A legacy in our children

The second time I was overwhelmed by traveller’s guilt was at the travertines at Pamukkale, Turkey. The first was in Jaisalmer, India but that is a story for another day.

The surreal landscape of the travertines in Pamukkale

The surreal landscape of the travertines at Pamukkale

A pathway in Hierapolis

A pathway in Hierapolis

This surreal landscape is adjacent to Hierapolis and was declared an UNESCO World Heritage Site in 1988. As I was standing there, one of the thousands of tourists who flock there every month, I suddenly thought: “What am I doing here?”.

Except for the fact that I was busy with a Round-the-World trip, comprising of very many flights, I was standing on that pristine white limestone and became acutely aware that I was leaving a very real footprint with every step I took.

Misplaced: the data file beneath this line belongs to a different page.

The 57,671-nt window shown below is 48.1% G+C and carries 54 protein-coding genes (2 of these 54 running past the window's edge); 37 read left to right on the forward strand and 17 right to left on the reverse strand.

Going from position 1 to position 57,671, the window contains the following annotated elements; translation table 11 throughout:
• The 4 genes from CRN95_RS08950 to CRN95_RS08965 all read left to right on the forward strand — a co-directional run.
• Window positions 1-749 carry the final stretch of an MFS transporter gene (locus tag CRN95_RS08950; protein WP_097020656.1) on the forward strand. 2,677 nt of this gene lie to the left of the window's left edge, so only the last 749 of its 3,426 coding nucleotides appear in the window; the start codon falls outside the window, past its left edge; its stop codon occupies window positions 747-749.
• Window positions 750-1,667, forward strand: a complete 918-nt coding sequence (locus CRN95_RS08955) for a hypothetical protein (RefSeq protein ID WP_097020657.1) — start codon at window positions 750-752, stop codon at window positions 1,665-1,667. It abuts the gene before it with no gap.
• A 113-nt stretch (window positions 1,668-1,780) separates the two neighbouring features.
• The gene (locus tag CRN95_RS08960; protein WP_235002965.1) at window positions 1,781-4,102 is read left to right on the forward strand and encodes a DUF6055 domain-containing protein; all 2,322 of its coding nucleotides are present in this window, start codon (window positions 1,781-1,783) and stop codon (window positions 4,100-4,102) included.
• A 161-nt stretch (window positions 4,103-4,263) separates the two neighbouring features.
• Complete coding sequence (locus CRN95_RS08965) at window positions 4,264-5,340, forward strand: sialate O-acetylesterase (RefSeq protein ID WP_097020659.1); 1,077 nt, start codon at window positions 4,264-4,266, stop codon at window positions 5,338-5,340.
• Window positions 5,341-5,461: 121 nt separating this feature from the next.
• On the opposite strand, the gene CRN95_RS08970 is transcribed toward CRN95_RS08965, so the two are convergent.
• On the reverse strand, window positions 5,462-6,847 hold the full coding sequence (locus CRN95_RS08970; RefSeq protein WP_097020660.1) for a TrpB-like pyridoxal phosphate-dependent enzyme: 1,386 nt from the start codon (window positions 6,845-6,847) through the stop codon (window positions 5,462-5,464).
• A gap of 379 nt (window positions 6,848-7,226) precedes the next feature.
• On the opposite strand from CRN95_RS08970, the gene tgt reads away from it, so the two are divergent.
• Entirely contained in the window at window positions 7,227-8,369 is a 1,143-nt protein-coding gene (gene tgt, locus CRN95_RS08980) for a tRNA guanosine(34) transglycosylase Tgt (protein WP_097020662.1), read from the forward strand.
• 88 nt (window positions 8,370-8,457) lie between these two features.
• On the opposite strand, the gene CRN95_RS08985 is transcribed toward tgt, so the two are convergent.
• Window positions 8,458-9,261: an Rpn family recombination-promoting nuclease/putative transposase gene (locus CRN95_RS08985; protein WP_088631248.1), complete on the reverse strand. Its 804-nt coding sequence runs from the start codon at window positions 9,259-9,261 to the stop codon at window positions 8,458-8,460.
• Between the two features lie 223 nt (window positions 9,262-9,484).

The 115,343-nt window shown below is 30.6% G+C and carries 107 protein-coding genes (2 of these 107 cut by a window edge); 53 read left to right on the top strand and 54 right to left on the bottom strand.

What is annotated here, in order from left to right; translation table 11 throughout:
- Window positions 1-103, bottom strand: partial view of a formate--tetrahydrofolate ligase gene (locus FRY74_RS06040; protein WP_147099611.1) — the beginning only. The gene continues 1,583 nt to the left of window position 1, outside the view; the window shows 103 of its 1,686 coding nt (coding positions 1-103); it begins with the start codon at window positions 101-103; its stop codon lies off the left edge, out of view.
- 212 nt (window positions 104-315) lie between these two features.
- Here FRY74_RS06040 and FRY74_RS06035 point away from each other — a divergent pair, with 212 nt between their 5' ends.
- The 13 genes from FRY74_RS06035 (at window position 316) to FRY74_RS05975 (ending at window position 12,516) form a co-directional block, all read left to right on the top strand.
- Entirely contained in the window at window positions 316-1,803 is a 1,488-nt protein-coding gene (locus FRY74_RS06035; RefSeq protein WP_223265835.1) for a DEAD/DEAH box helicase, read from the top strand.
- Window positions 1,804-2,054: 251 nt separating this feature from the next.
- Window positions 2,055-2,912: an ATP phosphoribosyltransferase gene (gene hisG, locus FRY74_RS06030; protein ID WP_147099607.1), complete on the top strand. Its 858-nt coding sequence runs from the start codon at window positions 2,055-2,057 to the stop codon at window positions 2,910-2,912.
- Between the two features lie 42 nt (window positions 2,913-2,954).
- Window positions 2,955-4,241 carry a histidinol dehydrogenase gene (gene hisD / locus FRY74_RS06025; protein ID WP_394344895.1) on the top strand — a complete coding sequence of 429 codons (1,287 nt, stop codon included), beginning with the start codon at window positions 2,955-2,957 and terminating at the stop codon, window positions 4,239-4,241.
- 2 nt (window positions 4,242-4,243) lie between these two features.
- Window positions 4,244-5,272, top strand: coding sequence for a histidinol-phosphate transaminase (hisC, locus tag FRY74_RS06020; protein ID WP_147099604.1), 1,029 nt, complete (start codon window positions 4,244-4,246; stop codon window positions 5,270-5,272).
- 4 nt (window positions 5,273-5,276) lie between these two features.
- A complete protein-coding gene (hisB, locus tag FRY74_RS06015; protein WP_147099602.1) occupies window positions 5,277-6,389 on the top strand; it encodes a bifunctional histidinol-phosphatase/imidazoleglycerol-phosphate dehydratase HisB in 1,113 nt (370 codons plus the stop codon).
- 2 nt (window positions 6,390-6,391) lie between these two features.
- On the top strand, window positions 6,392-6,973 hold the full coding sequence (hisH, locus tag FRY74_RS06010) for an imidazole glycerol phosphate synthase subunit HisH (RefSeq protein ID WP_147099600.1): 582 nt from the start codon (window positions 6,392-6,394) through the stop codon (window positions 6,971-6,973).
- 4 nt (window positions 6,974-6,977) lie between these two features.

The moonlike calcium deposits of the travertines in Pamukkale

The moon like calcium deposits of the travertines at Pamukkale

Tourists in the natural pools formed by the travertines

Tourists in the natural pools formed by the travertines

In the village-sized world we live in, where reaching the far-flung corners of the earth has become as easy as a plane, a train and a boat ride away, how much right do I have to travel to these places, gasp in awe and wonder for a day or two, and continue on my merry way? Except for the little bit of money I may have injected into the local economy, can I say, at any level, that I have made a contribution, or was everything on my side just consumption?

The "Cotton Castle" at Pamukkale

The “Cotton Castle” at Pamukkale

In Simon Usborne’s article on world heritage sites he talks about the influx of tourists to places locals were hardly aware of; the wear and tear of millions of feet passing through; the looting of artefacts; the urbanisation of surrounding areas. Then we haven’t even mentioned pollution; the consumption of resources untouched by locals; the drinking and discarding of countless bottles of water; the stress on the environment; the corruption of local customs and beliefs through the influence of tourists and travellers –  the list can go on and on.